Security and Government

Luis Rubio

Groucho Marx, a comedian of the last century, said it with absolute clarity: “Politics is the art of looking for trouble, finding it everywhere, diagnosing it incorrectly and applying the wrong remedies.” The government has great clarity about several of the problems afflicting the country but it is critical to ask ourselves: What happens if the diagnosis is wrong?

Of course, the government of López Obrador would not be the first to get the diagnosis wrong and later to apply an incorrect strategy, but what without doubt distinguishes it is its moral arrogance: not only is the President in possession of the absolute truth, but in addition all else is illegitimate, an interested party, or is conservative. His risk of being in the wrong is, therefore, greater.

In matters of security Mexicans have been taking stabs in the dark for decades. Some governments attempted to construct new police forces, others procured centralizing the command; some resorted to the Army, others vowed to return it to its barracks. Some tried to buy off members of organized crime, others tore down the police forces created by prior administrations. In a word, there has been a little bit of everything during the last thirty years, except for clarity about what was sought or continuity in policy. More quips than strategy.

The problem of security in the country entertains many dimensions, but were one to focus on a historical perspective, its character would be transparent, which simultaneously suggests the true essence of the challenge.  The matter of security arose in parallel with the deterioration that, little by little, was being experienced by the post-revolutionary regime, above all from the seventies, but expeditiously since the nineties. The order and respect for authority that had existed up to that time were due to the authoritarian nature of the regime, that is, to the fear the citizenry had of the police and of the government in general. Members of PRI governments spoke of the strength of the institutions, but, in retrospect, it is evident that there were no strong Institutions, but rather a very efficient and effective structure of control that, additionally, enjoyed enormous legitimacy during many decades.

The central government maintained strict control over all of the key factors of power and the functioning of the society, allowing it to hold sway over criminality efficaciously, subordinating the governors (and using them as instruments at its command) and dictating the rules of the game to the elements of organized crime who, during those years, were Colombians whose interest was limited to transferring their wares through the country to reach their target market, the United States. The Mexican government did not, as many imagine, negotiate with the narcos, but instead established the rules of the game that, according to the characteristics of the post revolutionary regime, implied payments to local or federal actors to expedite the process. Security was the product of the strength of the central regime and not of the existence of a professional, efficient and “modern” structure of the police or of the judiciary. It is that authoritarian system of control that Lopez Obrador aspires to recreate.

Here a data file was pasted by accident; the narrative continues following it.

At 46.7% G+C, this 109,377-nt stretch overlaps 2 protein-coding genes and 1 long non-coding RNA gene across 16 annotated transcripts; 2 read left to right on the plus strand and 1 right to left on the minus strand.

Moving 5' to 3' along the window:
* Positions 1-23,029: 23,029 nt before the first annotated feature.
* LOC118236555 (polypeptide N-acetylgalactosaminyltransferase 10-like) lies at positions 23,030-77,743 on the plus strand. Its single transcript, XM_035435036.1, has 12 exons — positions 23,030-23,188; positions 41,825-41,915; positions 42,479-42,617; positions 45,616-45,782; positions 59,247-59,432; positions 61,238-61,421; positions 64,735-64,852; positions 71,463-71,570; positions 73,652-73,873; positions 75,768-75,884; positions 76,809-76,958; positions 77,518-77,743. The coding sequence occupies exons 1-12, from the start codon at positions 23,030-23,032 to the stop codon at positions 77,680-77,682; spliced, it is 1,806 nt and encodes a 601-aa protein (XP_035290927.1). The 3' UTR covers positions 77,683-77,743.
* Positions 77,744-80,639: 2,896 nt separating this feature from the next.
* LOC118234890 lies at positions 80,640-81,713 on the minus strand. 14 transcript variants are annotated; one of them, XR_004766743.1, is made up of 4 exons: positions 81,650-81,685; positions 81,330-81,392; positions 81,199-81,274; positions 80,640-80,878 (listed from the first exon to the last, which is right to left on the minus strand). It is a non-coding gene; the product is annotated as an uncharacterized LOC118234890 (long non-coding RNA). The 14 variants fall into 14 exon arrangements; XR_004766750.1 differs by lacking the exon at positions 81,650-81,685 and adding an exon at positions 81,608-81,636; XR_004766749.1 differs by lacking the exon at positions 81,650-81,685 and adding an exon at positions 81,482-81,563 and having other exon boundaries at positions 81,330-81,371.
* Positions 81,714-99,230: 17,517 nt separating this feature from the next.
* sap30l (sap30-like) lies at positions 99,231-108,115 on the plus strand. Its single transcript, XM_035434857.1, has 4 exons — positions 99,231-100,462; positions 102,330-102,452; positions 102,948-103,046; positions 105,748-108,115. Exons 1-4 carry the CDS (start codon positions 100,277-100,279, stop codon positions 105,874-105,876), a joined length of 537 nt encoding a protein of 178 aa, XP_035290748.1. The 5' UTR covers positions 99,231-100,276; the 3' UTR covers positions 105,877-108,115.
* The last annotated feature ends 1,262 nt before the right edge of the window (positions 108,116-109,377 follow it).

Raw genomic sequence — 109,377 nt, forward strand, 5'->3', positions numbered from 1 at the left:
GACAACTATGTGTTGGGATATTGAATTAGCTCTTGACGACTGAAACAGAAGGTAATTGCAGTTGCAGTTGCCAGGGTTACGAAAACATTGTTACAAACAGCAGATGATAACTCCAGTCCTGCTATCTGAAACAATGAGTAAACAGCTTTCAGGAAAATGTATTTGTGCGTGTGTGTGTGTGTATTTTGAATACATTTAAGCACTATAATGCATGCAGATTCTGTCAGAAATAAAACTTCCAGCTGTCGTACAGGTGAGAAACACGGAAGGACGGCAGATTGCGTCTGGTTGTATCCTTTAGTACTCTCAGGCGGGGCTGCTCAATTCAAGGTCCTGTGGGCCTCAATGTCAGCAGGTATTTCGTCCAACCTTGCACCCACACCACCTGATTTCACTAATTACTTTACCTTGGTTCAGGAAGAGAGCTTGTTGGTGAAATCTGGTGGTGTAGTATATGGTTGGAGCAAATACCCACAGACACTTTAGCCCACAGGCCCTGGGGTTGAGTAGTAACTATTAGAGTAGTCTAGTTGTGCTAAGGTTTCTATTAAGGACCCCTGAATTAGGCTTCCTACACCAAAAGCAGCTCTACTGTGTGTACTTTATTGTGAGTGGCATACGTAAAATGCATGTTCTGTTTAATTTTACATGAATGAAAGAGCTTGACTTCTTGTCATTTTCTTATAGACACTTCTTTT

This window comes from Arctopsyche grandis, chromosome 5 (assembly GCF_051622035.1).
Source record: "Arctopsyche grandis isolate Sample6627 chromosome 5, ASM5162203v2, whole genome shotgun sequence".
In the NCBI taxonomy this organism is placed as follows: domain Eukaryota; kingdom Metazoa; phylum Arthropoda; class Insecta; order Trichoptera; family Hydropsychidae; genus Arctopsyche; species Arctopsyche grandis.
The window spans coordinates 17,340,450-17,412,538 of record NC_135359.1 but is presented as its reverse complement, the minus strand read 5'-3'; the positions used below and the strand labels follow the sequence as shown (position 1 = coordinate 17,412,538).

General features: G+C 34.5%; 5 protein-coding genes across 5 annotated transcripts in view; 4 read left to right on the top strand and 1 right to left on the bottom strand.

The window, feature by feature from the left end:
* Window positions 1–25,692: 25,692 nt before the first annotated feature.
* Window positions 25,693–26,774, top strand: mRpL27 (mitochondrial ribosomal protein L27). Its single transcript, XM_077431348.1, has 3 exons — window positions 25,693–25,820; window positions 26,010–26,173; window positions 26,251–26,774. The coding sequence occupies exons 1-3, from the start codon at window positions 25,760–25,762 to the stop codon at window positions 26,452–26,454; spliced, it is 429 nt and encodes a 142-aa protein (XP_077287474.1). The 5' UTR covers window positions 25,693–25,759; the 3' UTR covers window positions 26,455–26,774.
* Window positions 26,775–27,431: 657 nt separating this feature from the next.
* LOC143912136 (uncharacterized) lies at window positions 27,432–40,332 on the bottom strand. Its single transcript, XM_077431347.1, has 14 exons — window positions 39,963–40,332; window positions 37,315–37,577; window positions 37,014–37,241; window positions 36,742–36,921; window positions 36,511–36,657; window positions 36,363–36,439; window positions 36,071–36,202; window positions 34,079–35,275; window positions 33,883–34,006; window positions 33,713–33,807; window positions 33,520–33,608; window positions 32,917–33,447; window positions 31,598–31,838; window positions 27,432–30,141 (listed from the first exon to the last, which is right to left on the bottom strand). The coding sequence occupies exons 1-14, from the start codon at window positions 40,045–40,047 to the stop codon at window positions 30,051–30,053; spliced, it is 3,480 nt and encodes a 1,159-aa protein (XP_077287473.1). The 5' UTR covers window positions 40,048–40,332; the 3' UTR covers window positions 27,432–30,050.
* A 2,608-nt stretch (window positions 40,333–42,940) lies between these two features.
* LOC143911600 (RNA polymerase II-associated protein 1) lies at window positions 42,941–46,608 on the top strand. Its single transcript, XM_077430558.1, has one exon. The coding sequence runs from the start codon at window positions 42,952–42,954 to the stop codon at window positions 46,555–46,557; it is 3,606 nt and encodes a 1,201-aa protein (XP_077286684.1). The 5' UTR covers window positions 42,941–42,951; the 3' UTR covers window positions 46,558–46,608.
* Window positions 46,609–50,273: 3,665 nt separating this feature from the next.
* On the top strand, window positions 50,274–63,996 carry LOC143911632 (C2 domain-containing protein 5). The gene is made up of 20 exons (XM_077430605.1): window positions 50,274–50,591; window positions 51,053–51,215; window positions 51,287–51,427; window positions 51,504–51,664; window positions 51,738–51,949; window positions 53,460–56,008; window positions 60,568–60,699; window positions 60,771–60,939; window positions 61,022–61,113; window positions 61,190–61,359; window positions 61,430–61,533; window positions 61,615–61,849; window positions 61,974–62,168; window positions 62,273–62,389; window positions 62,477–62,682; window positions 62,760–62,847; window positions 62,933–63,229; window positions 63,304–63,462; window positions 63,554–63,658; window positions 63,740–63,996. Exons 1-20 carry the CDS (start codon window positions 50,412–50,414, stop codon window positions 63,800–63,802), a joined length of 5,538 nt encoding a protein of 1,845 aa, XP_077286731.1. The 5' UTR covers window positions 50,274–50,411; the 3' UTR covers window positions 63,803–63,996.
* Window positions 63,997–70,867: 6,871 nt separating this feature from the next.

As that regime began to falter –because of the growth of the population, the needs of the global economy, the incipient political opening- its capacity for control kept diminishing. That is, there was never an explicit decision that would come to modify the regime: its deterioration was the product of its gradual depletion and of decisions in other ambits that exerted an impact on its power. And here we come upon the underlying problem: while the country has been changing in all of its spheres -political participation, freedom of expression, technological change, economic globalization- the government has remained bogged down in its own structures of yesteryear.

The security problem (and so many others) arises from the exhaustion of a system of government that has not transformed itself in the last fifty years and that is not on the same page as today’s reality. Involving the Army in security issues was a desperate decision to confront a real problem, but without recognition of the nature of the heart of the matter. In this context, the debate over the National Guard is utterly legitimate and meritorious: elevating the Army as a factotum in this matter is not a solution, it is solely another foolhardy measure.

The core problem is the inexistence of government –much more momentous in some latitudes than in others, as illustrated by Tamaulipas vs. Querétaro, to cite two prototypical cases- and not the drugs, the corruption or the violence in themselves.

The government of President López Obrador must focus on the correct problem to be able to resolve the matter besetting the entire population and that devours resources, spirits and lives like no other. Of course the Army will have to be part of the solution, but it cannot be the solution in itself: it is not trained for police functions nor does it respond to the citizenry. In the same manner, merely endeavoring to reconstruct the old all-powerful government of the sixties is absurd because it is not possible: the conditions that made the latter viable came to a halt when the society and developed and there is nothing that the government can do to recreate that schema, unless it aspires to emulate Pinochet.